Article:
R. U. Talking about your use of stenciling and how that works in your paintings, don't you think, in the way really powerful images are occurring, they're getting closer to the world of design?

F. M. Design has a different purpose and a different means of distribution from painting. They're different markets, and produced with techniques and messages which are getting more and more sophisticated. But rather than design in general, what is generating interesting and innovative images ¡s advertising, graphic design and of course the mixing of the two. In former times, painting had this function, the function of creating an iconography that showed reality in a determined way - think of early medieval art or the Renaissance. Now other highly developed sectors such as film, advertising or design have taken on that function.

R. U. So might our society reach a point at which painting no longerhas any meaning?

F. M. Of course painting has meaning. Because a painter is capable of creating images for society that are convulsive, captivating, provocative. Painting can be moving, it can have emotion. And that comes from the development of personality, that's something advertising cannot do because it has its masters, its obligations - it must sell. But that development produces a challenged and unsettled individual whose task is to produce discourse from a solitary point of view, his or her situation. As it generates emotion, reflection, to a certain extent we might say that painting represents the salvation of humanity. It enriches and motivates one to live in serenity. Painting represents the personal and interior development of the individual, with all his or her emotions, obsession, fears, intensity, aptitude, youth, age, wisdom, intelligence, awkwardness, strategy, dishonesty, sincerity which are still only a small part of what painting is. And if it's good, painting becomes poetry in capital letters. So, pictorial practice goes much further than mere image and is, therefore, a creative practice.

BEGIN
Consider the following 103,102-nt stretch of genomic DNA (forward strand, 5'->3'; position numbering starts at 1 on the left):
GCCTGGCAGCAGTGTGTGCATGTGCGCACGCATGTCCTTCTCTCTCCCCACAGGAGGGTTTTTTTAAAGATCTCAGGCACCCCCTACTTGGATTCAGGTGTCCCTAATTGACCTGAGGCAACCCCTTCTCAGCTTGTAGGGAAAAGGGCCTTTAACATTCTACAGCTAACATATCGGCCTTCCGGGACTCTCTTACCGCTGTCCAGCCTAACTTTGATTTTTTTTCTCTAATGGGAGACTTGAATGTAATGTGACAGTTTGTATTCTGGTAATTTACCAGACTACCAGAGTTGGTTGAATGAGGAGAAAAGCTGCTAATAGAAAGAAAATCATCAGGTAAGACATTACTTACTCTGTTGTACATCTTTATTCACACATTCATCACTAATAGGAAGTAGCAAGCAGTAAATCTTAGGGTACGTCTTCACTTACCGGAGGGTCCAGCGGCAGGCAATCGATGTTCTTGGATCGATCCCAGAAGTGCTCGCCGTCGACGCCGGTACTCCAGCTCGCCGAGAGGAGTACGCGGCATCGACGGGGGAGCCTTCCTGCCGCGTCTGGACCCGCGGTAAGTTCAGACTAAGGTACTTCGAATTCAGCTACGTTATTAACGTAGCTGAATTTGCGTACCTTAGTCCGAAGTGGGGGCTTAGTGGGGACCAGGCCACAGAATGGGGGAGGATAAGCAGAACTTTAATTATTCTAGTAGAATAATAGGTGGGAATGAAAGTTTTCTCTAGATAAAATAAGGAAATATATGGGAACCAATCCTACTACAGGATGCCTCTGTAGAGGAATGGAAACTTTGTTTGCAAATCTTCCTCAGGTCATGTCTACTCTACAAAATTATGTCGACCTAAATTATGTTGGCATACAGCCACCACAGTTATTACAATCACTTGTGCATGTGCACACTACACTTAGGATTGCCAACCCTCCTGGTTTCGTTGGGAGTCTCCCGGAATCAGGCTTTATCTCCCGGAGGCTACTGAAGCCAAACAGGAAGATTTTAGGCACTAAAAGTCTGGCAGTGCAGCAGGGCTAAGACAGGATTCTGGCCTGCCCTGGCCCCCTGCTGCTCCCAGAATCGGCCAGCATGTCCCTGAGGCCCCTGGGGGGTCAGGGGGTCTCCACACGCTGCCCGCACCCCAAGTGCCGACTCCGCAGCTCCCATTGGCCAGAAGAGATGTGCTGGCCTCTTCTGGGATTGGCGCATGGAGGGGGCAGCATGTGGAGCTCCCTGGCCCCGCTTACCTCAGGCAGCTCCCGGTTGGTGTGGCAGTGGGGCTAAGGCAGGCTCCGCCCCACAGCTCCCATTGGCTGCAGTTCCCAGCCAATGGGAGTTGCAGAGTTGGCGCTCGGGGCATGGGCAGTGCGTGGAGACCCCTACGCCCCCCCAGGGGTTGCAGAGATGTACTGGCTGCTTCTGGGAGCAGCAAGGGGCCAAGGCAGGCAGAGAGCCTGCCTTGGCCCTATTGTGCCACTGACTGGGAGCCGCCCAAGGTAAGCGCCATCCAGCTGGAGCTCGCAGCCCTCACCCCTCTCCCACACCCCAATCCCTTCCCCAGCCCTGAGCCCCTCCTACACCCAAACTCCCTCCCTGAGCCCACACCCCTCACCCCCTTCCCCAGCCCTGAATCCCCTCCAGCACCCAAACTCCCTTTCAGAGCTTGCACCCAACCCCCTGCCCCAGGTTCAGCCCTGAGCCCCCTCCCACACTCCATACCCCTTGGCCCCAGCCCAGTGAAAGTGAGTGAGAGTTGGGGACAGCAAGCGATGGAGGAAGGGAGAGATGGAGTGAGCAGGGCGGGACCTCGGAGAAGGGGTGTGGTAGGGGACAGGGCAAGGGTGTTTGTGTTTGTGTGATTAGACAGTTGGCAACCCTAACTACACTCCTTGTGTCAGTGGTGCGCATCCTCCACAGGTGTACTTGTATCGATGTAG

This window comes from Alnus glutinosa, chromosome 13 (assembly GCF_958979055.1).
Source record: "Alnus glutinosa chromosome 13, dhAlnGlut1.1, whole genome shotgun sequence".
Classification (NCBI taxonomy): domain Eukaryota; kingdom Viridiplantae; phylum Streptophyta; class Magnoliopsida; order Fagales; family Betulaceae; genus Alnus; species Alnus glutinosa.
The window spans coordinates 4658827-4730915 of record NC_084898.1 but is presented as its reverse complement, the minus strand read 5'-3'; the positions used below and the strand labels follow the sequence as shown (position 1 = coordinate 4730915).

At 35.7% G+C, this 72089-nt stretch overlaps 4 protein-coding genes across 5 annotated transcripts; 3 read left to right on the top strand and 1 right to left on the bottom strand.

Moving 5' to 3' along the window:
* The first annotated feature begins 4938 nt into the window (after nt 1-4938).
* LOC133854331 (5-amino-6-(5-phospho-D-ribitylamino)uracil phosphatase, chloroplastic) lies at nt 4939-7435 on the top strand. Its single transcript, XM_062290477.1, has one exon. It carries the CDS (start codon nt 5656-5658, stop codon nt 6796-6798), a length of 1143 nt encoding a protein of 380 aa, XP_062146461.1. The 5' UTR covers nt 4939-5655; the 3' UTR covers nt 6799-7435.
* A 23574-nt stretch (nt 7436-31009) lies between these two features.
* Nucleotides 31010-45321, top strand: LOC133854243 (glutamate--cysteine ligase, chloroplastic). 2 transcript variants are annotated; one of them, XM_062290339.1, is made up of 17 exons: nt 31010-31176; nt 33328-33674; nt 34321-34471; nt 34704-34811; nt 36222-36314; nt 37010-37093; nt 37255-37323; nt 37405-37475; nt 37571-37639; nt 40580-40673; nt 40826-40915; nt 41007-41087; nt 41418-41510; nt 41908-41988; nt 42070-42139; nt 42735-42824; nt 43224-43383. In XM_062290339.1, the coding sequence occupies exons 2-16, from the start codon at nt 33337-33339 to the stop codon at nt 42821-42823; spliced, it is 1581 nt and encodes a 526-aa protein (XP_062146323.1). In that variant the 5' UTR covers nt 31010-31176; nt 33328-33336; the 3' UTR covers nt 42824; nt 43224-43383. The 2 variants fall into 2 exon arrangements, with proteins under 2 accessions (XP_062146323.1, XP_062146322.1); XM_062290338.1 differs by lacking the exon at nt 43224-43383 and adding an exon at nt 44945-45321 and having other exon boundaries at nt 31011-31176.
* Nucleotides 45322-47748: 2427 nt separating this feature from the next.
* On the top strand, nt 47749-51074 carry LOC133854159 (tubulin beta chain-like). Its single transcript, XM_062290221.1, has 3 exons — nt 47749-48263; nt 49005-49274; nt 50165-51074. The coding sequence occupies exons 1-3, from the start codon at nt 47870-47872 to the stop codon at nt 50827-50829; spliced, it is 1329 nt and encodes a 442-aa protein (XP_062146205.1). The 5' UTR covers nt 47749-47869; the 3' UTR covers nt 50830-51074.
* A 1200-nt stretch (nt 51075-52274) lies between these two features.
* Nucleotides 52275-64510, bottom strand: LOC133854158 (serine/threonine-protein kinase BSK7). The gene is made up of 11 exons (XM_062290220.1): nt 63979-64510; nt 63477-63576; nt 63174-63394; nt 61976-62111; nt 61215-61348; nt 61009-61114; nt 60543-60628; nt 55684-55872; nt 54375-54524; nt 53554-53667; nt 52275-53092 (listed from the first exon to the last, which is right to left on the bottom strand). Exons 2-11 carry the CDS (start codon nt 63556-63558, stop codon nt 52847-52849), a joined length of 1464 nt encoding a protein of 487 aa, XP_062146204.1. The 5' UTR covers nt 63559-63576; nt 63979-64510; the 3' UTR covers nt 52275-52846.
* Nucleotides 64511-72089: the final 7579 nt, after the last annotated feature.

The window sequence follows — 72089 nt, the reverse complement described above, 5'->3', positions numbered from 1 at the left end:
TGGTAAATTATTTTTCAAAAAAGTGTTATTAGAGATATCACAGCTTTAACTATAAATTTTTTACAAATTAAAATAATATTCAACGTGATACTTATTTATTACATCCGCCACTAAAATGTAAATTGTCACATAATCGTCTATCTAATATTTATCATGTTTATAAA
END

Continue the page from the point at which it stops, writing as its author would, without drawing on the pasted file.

R. U. We are in an era of Mannerism in which the avant-garde is making something of a comeback. To what extent can we talk about the legitimization of a work of art at the present moment?

F. M. As you say, we are definitely living in a Mannerist era as far as the pictorial is concerned. For a painter, it's easy to detect the relationships between different styles and periods. There are lots of interesting examples: Willem de Kooning is seen as inventive but his paintings are based in the automatic writing of the surrealists which in turn refer to the Japanese calligraphy which the impressionists had introduced.
Whenever you start to look at where the work of some painter who interests you comes from there's always a thread to follow. The "tensions" in Chillida's work are also in Barbara Hepworth and Henry Moore, and going right back, they are in Michelangelo who does the same thing with two figures in the Sistine chapel. In fact, paintings do not occur spontaneously, they feed off other painting and off the lived experience of the times in which they are made, what is around them. There is no painter, sculptor or writer who has not been nourished by art history, only now, with postmodernity, ¡t is not so hidden. We find the same thing happening in architecture too. I don't try and escape mannerism. I think that, for better or for worse, Valencia is deeply mannerist.